The combination of weather and weathered run defenses could alter the game plans, but if Holmgren and Martz have their druthers, the air space...
    -01-07-2005, 12:28 PM
  • Nick
    What's wrong with the Seahawks?
    by Nick
    What's wrong with the Seahawks?
    By TIM KORTE, AP Sports Writer
    November 15, 2004

    KIRKLAND, Wash. (AP) -- Last summer, the Seattle Seahawks were a trendy pick to reach the Super Bowl.

    As they keep reminding themselves, that goal remains attainable. Yet one day after their second loss to NFC West rival St. Louis, everyone from coach Mike Holmgren down was asking the same question.

    What's wrong with the Seahawks?

    ``Some of the things that happened yesterday, I'm struggling for answers,'' Holmgren said Monday. ``And I don't like that feeling.''

    This was one of Seattle's most celebrated games so far, a rematch with the Rams who struck for 23 unanswered points in the final eight minutes on Oct. 10, when St. Louis won 33-27 in overtime.

    This time, the Seahawks (5-4) allowed 17 quick points. Seattle's offense couldn't keep up, nor could it reach the end zone. Matt Hasselbeck was 15-of-36 for 172 yards with an interception, and was plagued by poor decisions and drops.

    ``I expect us to be better than that,'' Holmgren said. ``We missed. We just didn't execute. We didn't catch it very well. We didn't throw it very well, as well as I think we can.''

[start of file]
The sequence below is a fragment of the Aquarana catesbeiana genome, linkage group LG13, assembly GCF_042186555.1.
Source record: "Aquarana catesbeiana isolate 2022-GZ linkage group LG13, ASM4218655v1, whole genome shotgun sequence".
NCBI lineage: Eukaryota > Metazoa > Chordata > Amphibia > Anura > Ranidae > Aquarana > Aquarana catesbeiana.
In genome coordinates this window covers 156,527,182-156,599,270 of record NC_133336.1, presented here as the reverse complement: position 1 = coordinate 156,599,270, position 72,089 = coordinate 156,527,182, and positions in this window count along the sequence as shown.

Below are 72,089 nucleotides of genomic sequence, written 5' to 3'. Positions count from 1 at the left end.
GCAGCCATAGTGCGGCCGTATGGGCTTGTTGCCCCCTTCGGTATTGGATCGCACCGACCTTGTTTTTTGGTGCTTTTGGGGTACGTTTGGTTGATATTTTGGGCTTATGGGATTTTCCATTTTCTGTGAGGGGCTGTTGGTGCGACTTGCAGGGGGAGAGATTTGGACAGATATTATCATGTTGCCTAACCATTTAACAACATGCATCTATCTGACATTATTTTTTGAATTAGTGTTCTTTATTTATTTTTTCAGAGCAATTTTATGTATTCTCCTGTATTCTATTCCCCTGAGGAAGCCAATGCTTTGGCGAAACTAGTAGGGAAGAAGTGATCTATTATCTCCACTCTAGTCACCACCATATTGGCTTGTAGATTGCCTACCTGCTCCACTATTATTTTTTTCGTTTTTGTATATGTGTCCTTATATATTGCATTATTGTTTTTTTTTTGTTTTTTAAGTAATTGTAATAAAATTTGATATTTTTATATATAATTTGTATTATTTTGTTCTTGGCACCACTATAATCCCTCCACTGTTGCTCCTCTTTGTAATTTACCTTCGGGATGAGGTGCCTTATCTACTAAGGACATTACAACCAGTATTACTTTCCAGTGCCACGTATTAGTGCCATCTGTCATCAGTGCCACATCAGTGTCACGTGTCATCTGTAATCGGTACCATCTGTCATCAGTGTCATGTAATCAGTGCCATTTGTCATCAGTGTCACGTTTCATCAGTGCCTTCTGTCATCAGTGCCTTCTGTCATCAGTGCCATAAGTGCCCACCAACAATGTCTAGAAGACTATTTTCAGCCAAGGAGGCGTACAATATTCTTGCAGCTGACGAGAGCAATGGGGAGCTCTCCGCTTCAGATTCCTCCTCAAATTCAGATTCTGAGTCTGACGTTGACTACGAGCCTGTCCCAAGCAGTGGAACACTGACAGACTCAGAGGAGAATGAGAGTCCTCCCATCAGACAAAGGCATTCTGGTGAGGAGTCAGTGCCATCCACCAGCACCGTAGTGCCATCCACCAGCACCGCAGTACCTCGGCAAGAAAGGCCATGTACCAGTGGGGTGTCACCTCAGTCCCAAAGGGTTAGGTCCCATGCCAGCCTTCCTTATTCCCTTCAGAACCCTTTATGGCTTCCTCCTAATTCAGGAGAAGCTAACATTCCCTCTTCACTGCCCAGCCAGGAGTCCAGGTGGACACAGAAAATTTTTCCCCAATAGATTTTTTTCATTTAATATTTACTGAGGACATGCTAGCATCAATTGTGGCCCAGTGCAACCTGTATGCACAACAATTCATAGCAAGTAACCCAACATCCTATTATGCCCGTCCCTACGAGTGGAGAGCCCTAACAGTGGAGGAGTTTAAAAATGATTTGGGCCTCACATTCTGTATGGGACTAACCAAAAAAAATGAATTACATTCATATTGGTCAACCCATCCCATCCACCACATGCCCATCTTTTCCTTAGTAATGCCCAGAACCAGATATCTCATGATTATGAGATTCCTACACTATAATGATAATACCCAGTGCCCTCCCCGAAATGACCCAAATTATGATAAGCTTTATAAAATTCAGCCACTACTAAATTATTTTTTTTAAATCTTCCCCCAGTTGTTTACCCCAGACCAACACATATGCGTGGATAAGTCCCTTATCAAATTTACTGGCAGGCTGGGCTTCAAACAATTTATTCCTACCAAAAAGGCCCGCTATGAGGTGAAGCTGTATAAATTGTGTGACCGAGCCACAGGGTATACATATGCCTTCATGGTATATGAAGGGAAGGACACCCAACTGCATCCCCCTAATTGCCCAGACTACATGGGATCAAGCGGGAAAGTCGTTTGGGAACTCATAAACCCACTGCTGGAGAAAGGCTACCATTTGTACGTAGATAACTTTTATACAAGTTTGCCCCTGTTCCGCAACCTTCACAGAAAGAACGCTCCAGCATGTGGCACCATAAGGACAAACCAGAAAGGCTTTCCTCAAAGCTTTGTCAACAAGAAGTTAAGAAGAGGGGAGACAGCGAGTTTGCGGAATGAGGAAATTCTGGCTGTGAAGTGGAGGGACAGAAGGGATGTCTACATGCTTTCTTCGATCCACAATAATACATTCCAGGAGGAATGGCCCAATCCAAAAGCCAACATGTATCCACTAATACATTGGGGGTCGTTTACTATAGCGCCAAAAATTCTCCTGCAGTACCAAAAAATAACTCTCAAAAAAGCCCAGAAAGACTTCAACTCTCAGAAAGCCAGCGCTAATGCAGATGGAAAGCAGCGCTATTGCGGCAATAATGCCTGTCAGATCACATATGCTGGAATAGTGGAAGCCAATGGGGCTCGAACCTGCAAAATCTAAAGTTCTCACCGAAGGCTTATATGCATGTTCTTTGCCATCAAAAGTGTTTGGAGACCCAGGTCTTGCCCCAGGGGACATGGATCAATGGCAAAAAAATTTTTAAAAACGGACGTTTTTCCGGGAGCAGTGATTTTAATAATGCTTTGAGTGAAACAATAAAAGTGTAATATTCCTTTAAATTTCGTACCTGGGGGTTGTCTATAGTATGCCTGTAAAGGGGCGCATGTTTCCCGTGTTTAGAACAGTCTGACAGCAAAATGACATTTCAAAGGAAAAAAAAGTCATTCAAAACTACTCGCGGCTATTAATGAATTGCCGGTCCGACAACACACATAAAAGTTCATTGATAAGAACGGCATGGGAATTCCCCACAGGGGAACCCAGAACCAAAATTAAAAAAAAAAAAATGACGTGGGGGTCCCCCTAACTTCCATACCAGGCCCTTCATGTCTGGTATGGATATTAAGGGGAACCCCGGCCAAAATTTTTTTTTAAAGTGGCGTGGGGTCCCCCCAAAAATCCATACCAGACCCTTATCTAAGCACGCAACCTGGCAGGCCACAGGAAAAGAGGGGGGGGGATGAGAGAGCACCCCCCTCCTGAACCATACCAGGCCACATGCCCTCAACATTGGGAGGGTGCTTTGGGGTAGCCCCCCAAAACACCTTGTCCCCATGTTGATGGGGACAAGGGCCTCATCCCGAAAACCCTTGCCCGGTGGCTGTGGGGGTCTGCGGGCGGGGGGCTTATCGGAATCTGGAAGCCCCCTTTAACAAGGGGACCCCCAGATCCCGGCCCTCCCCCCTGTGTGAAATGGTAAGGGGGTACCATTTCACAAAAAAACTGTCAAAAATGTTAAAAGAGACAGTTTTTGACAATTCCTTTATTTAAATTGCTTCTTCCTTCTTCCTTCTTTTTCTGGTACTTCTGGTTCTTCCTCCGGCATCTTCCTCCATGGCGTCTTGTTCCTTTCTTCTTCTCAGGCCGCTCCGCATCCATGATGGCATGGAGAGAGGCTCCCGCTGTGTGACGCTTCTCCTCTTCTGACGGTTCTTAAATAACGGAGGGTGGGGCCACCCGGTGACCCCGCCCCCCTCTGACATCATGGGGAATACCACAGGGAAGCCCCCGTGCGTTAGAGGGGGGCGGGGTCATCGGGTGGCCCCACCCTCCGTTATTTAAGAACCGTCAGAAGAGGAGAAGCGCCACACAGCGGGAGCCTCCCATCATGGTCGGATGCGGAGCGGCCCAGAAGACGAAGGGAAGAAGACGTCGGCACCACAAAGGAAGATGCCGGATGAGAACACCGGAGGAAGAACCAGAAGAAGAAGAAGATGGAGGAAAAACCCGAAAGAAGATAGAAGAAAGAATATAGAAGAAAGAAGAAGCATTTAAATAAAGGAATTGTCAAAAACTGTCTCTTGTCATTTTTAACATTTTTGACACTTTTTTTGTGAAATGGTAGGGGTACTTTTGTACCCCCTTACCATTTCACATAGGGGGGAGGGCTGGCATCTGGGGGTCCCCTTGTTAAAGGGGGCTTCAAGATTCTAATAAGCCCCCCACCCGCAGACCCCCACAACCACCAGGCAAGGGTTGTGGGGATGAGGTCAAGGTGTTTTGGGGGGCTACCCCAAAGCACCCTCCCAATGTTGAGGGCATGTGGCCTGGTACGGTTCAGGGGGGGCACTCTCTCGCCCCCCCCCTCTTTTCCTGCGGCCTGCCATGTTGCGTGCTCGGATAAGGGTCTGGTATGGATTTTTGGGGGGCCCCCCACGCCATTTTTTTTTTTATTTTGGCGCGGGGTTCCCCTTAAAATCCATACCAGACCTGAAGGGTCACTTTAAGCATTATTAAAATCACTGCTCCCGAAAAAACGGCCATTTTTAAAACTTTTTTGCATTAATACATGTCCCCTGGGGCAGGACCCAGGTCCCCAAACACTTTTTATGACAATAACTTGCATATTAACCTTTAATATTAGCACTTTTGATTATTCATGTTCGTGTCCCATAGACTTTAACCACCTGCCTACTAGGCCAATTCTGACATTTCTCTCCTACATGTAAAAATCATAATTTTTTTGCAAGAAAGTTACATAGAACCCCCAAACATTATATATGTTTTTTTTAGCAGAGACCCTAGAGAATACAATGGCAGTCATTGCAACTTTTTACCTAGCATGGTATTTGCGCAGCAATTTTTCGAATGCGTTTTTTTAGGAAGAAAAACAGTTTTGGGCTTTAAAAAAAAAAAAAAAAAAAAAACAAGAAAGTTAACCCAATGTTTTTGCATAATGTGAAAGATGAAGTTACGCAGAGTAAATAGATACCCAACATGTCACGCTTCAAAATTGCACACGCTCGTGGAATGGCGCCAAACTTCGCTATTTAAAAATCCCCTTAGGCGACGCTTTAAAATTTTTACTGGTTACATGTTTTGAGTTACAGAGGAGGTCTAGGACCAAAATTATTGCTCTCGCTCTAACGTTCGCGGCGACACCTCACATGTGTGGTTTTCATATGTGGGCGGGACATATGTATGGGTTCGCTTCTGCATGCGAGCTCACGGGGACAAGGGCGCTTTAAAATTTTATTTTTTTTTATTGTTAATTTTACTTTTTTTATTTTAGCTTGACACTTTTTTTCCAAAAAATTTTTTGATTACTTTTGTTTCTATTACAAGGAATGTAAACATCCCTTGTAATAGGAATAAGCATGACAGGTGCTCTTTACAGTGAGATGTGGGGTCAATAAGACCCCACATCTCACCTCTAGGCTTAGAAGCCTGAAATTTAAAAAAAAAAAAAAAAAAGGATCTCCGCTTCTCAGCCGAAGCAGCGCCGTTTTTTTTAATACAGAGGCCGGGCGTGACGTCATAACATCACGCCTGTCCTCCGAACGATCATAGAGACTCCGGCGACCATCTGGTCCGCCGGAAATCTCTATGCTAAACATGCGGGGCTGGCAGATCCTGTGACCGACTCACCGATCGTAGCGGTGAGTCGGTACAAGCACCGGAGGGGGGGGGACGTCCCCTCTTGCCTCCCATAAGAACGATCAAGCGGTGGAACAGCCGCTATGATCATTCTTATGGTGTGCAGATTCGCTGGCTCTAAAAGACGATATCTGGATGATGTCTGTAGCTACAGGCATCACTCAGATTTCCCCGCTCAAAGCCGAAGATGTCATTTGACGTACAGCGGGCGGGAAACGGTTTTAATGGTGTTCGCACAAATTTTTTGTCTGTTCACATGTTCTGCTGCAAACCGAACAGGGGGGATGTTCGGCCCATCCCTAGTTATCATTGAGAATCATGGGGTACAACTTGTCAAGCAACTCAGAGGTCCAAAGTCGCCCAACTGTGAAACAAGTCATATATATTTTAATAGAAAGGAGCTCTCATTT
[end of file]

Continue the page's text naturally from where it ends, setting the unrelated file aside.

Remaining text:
Shaun Alexander gained 176 yards rushing to put him over the 1,000-yard mark in the ninth game, but he had a key fumble after a nice 35-yard run in the fourth quarter when Seattle was trying to close a 20-12 margin.

    Nobody knows what's wrong.

    ``If I knew, I would tell you,'' Alexander said. ``Obviously, we haven't figured it out. We all have different ideas of what would help. As a team, we're not doing it. We'll eventually figure it out and go from there.''

    Holmgren said repeatedly back at training camp that a deep postseason run was possible, provided Seattle's best players all performed well throughout the season.

    So far, that hasn't happened.

    A Seattle defense that stormed its first three opponents has been up-and-down since. Marc Bulger made six straight completions on the Rams' opening drive Sunday, and he was 11-of-13 with a 14-0 lead after seven minutes.

    ``We made it too easy,'' Holmgren said.

    Hasselbeck -- a Pro Bowler last season -- has had some solid games, mixed with struggles that leave Holmgren scratching his head.

    ``We're not far from it really exploding and being good,'' Hasselbeck insisted. ``Just like the week before when there were a lot of good plays, it's just 6 inches and it's a good play. That's kind of where we're at.''

    Great, but they've been saying that for weeks now. Hasselbeck believes the Seahawks ``are on the other side of that fine line,'' and he maintains there's optimism flowing through the locker room.

    Seattle, though, is teetering -- poised to go one way or the other.

    -11-16-2004, 07:37 AM